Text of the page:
DK: What inspired you to want to live in Nashville instead of New York, Los Angeles or even Austin?
Bradley: That was a decision made really by my manager. I had cut an album in Siberia, as I've mentioned. Through a mutual friend I got the chance to meet the lady who would end up managing me. I flew to NYC to meet her, told her my story and left her with the album while she made some enquiries with her peers and colleagues. She didn't know if Nashville would be ‘too country’ for a British oil guy, but that’s the sound I grew up with. My dad worked out in the Arabian Gulf while I was a kid and brought back cassettes of Kenny Rogers and Merle Haggard. I guess my dad and my manager paved the road to Nashville, It's an incredible city and I'm very happy to call it home.
DK: How do you generally compose a song? Do you write lyrics and then the music is it the other way around?
Bradley: Nashville is really known for its co-writing culture. Most signed writers are coupled up in writing sessions. So it all depends really. You try to go into these sessions with something, either a hook, a lyric, maybe a chord progression. I find myself in songwriting rounds dissecting chord composition in songs I hear. When two or three chords just sit right together I'll start playing around and building on that. Someone may also say something in conversation, something that could be a cool title. You instantly see all the songwriters glaze over as the possibilities of songs sink in then we all pull out our phones and type the title in. You're always looking for that "cool hook". So to answer your question, it's a bit of both.
DK: With 2010 almost over, what do you have planned for the rest of the year?
Bradley: Well I've been on tour from February to August so it's been quite a year already. I'm catching up on my writing, I still have shows in Fort Knox for the troops, then out in Kansas and we close the year in Las Vegas at the Mirage Hotel where we play the National Finals Rodeo, which I'm REAAALLLYY looking forward to. That's going to be a lot of fun. So no rest for the wicked.
DK: What was it like recording with classically trained jazz musicians in Siberia?
Bradley: It was an experience. They were a great bunch of guys. I met them when I went into a local music store in Tyumen, Siberia to buy a cheap acoustic guitar so I could sit and write songs at night. I asked the guy behind the counter if there were any bands out there and he said, "we have a jazz funk band". Not really my scene, but he convinced me to visit their studio that night, which I did, and met this mixed bag of talented guys. The keyboard player was a professor in the music university - a classical player, the guitarist was a jazz nut and they played SO well together. We started playing pub rock covers in town after work for fun. I guess I was an instant hit because I was singing all these songs in my native language. When that job was coming to an end, the oil company was about to send me off somewhere else in the world but there was a voice inside me saying, ‘take a look around you, you've got a great bunch of talented musicians, a recording studio,’ the only down side was the location. But, I don't know, a light went off. I finally had the opportunity to do something I guess I'd always wanted to do, and just never really knew. I flew back to the UK and brought back my guitars, rented an apartment, told the oil company I was off the market for work, and we just had a blast working up all the songs I'd been writing. That was the album that started this crazy journey and I'll never forget my Russian buddies. None of them spoke a word of English, and although I did learn Russian, there is a worldwide language in music.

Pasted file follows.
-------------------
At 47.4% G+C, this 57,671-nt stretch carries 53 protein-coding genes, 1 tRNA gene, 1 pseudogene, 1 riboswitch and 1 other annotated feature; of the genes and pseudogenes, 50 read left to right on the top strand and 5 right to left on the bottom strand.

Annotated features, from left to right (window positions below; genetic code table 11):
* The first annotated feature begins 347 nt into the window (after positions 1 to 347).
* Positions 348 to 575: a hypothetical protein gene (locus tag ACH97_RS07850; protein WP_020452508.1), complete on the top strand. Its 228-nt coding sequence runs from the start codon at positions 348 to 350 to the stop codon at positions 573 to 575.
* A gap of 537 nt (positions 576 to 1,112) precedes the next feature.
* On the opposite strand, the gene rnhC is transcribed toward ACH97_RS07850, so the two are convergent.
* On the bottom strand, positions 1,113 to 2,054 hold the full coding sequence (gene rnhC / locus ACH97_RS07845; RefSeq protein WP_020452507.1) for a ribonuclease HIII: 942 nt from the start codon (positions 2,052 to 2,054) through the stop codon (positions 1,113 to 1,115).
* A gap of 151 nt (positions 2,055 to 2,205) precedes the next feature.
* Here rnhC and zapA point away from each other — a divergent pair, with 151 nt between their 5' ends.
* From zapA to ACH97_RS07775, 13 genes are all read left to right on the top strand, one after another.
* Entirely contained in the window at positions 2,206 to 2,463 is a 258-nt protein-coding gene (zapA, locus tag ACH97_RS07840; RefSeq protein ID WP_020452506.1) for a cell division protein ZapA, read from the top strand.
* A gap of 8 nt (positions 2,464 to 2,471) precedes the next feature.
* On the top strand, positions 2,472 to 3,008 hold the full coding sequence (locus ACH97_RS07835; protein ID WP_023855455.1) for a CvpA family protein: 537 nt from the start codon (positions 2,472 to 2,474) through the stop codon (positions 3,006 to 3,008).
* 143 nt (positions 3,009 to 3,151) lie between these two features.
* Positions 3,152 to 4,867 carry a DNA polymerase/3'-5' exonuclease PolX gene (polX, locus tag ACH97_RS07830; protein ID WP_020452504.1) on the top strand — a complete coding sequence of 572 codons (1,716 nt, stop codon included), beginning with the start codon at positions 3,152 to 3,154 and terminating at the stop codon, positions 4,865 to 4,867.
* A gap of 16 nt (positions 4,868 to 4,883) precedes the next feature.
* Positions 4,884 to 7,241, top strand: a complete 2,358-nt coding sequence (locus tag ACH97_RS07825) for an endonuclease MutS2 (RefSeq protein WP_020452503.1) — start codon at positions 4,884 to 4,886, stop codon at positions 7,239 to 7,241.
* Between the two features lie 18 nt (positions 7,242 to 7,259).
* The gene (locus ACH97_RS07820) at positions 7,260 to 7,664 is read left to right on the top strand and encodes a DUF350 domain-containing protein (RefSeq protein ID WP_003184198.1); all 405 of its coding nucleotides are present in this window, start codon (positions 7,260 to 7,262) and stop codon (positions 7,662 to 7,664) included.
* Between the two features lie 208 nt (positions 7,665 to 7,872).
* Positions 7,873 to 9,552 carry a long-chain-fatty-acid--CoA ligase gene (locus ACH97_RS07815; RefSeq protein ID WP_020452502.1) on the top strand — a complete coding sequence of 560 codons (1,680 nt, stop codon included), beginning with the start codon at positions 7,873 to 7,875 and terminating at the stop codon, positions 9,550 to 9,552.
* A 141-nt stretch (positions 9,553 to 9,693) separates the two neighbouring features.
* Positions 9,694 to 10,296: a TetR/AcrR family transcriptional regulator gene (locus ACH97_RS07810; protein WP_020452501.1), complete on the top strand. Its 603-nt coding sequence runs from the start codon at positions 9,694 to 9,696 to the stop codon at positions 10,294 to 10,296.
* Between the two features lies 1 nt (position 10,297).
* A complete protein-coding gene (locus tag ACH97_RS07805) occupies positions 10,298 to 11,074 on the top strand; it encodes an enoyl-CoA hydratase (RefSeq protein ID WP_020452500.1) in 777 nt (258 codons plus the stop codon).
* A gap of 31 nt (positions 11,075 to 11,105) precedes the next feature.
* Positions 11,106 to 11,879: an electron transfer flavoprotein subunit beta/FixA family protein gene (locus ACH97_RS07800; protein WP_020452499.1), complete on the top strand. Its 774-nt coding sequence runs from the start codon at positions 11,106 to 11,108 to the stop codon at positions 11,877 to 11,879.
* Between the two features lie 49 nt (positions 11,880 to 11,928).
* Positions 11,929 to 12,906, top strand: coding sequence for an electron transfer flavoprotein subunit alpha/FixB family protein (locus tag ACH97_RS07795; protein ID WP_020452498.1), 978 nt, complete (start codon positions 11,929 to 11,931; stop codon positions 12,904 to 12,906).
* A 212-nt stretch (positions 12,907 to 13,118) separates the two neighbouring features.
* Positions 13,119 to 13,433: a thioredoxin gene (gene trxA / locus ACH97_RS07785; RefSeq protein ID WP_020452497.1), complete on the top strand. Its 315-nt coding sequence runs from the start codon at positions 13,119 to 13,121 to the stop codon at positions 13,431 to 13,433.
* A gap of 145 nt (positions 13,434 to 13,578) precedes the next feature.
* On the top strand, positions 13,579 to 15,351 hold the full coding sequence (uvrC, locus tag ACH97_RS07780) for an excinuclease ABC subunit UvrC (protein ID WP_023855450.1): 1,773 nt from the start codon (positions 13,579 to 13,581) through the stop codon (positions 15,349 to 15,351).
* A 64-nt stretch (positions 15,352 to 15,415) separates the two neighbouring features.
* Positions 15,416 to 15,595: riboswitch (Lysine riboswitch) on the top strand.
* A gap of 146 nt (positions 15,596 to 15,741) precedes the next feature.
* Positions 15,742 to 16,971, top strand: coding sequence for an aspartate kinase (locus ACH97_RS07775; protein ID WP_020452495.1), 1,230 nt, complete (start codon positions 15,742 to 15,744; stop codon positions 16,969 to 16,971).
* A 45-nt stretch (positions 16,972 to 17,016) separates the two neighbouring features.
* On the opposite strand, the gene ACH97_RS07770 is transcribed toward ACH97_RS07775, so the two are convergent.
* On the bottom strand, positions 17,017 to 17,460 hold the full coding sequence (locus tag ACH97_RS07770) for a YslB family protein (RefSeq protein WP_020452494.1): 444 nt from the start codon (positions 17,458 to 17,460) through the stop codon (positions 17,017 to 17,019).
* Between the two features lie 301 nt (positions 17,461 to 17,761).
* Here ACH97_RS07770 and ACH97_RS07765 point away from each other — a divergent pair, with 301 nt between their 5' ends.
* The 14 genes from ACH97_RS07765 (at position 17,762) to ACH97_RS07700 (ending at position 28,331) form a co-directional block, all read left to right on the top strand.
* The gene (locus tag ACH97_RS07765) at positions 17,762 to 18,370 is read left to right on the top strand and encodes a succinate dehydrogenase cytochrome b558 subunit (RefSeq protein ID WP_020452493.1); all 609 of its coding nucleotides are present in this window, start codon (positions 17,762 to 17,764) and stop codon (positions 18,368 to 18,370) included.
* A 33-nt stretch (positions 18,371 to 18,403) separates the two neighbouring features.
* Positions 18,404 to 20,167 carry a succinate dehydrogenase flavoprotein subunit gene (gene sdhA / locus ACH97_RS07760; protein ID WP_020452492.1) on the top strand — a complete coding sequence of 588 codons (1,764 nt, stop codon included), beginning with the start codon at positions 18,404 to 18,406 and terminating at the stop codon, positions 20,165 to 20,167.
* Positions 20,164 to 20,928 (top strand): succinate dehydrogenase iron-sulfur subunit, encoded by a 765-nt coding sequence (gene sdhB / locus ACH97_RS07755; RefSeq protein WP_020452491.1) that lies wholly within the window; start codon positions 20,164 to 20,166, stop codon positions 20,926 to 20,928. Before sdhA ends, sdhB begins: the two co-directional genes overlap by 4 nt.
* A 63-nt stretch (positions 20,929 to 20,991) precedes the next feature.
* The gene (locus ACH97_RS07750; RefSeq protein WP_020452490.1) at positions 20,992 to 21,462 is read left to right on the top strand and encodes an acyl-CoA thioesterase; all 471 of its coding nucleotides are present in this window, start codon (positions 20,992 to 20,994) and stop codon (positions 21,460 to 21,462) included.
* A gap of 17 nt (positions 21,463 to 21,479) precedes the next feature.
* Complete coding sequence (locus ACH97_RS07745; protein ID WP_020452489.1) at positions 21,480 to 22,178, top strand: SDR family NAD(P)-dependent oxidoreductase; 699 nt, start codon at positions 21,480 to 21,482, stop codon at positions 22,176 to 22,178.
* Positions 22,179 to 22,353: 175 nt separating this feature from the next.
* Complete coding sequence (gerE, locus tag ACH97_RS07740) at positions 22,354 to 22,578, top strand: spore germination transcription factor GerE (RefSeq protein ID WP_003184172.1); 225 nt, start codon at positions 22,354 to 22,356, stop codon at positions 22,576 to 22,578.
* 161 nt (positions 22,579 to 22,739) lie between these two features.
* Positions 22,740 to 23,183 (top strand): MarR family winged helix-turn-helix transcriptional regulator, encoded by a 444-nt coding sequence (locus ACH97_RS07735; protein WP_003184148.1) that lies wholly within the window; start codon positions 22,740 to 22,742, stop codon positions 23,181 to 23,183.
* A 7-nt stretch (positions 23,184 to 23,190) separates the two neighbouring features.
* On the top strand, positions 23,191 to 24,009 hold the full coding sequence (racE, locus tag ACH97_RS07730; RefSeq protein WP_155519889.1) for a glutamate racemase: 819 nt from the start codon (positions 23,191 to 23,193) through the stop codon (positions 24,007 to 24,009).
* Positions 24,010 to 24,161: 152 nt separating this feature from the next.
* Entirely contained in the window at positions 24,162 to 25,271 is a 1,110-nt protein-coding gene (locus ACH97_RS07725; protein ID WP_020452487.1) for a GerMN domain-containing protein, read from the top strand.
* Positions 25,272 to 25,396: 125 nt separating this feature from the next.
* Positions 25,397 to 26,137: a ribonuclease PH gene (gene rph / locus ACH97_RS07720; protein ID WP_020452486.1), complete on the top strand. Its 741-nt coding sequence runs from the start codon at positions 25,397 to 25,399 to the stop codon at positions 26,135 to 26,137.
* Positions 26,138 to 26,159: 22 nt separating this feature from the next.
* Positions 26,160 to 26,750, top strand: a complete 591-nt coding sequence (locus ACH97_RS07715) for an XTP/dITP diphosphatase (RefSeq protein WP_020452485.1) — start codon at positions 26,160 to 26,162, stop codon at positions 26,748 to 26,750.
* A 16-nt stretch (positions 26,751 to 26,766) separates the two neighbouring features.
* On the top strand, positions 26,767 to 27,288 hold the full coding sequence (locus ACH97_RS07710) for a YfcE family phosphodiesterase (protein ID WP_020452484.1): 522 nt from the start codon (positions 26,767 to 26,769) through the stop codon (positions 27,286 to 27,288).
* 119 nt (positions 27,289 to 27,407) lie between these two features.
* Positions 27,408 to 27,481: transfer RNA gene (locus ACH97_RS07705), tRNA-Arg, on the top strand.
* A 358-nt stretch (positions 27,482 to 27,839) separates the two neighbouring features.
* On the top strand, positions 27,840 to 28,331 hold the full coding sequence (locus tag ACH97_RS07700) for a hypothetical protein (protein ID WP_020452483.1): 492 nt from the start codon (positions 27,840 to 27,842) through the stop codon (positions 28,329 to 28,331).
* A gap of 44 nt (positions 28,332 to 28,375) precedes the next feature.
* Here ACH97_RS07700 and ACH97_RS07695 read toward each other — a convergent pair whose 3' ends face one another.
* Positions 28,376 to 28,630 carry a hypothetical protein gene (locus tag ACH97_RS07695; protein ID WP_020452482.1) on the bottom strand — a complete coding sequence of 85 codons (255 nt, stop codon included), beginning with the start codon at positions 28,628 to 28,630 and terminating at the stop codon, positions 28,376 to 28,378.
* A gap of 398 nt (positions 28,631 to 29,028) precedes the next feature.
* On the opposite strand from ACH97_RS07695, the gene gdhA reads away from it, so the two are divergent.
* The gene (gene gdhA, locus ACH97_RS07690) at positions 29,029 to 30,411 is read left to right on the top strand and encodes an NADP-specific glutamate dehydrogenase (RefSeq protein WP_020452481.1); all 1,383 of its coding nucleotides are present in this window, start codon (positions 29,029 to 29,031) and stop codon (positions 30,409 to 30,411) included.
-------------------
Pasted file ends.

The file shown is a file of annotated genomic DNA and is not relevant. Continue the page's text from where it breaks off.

DK: Having mixed your initial tracks at Abbey Road must have been incredible. How did you book time there and can you share what it was like to work in the world's most famous studio?
Bradley: Well, I'd like to tell your readers an amazing story about how I made it to Abbey Road, but the simple fact was I walked through the front door with an open checkbook! Anyone who's been in a modern studio over here will know there's a computer at the core of all big fancy mixing desks which runs ProTools along with an engineer who clicks a mouse, moving files around. We didn't have that in Russia. We set up all the microphones we had around the instrument we were playing and hit record. If anyone messed up they just did it again and again until it was right. So, after all that effort, I didn't really want to go and throw it all into a computer. There is a warmth that comes from a truly analog recording. I knew Abbey Road would be able to handle that and it really was an amazing experience working there. There is magic in the walls... you can feel it. It's a memory I'll keep with me forever, long after the pain of writing that check has faded.
DK: As a Sunderland native, do you have any interest in the football club there? If so, what are your predictions for the upcoming EPL season?
Bradley: Rugby has always been my game, but growing up in the Northeast England following your local football team is a MUST.... even if they're crap! haha. Sunderland AFC bounce in and out of the Premiership regularly, and I don't get to see any of the games over here in the States. I think out of 3 games this season they've won one, lost one and drawn one. It's never been the same since Ian Porterfield left.With a different interpretation of what country music should look and sound, don’t be surprised to be hearing from David Bradley in the near future